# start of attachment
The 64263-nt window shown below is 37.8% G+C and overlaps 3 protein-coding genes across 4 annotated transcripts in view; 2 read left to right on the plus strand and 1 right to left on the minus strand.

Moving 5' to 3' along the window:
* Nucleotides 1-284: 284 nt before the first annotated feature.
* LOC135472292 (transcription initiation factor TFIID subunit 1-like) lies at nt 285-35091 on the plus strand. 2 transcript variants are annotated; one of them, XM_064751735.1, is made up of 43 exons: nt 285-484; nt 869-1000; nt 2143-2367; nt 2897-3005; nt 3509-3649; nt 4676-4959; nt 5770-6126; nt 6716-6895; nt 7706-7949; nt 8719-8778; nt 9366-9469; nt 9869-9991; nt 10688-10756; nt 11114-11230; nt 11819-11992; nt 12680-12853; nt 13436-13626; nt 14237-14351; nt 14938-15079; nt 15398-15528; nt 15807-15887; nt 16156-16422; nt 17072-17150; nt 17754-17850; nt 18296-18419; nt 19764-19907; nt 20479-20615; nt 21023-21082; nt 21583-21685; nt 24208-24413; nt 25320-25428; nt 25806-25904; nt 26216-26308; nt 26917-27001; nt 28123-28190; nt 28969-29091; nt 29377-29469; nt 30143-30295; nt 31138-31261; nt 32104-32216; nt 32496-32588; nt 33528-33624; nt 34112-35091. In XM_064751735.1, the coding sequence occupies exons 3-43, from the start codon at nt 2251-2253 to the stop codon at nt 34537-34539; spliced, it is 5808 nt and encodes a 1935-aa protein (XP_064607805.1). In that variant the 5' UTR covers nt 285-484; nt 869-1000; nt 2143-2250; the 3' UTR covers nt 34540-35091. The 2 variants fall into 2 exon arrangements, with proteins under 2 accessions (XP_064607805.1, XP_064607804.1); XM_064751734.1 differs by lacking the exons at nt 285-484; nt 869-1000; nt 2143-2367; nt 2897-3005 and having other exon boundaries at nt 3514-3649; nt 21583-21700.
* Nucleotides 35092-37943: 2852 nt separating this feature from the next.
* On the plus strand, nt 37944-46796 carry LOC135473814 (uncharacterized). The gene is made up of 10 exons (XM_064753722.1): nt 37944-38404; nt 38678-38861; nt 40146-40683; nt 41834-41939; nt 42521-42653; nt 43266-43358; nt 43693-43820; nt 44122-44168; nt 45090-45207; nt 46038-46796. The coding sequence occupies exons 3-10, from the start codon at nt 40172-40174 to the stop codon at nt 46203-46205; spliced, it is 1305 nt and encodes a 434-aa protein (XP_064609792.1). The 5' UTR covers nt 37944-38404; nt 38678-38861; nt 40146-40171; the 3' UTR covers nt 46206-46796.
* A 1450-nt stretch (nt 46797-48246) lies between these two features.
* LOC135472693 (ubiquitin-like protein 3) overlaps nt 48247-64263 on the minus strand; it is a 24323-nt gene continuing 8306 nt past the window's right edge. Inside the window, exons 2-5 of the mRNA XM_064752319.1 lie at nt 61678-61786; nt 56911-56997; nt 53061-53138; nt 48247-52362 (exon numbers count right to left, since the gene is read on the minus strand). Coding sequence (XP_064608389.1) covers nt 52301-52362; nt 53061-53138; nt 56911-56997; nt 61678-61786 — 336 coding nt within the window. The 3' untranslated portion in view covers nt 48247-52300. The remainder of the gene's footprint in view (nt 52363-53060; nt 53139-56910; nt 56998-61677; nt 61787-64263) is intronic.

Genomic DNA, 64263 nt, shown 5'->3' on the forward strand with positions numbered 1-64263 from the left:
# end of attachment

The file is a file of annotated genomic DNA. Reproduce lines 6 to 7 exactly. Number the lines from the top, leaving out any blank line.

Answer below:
* On the plus strand, nt 37944-46796 carry LOC135473814 (uncharacterized). The gene is made up of 10 exons (XM_064753722.1): nt 37944-38404; nt 38678-38861; nt 40146-40683; nt 41834-41939; nt 42521-42653; nt 43266-43358; nt 43693-43820; nt 44122-44168; nt 45090-45207; nt 46038-46796. The coding sequence occupies exons 3-10, from the start codon at nt 40172-40174 to the stop codon at nt 46203-46205; spliced, it is 1305 nt and encodes a 434-aa protein (XP_064609792.1). The 5' UTR covers nt 37944-38404; nt 38678-38861; nt 40146-40171; the 3' UTR covers nt 46206-46796.
* A 1450-nt stretch (nt 46797-48246) lies between these two features.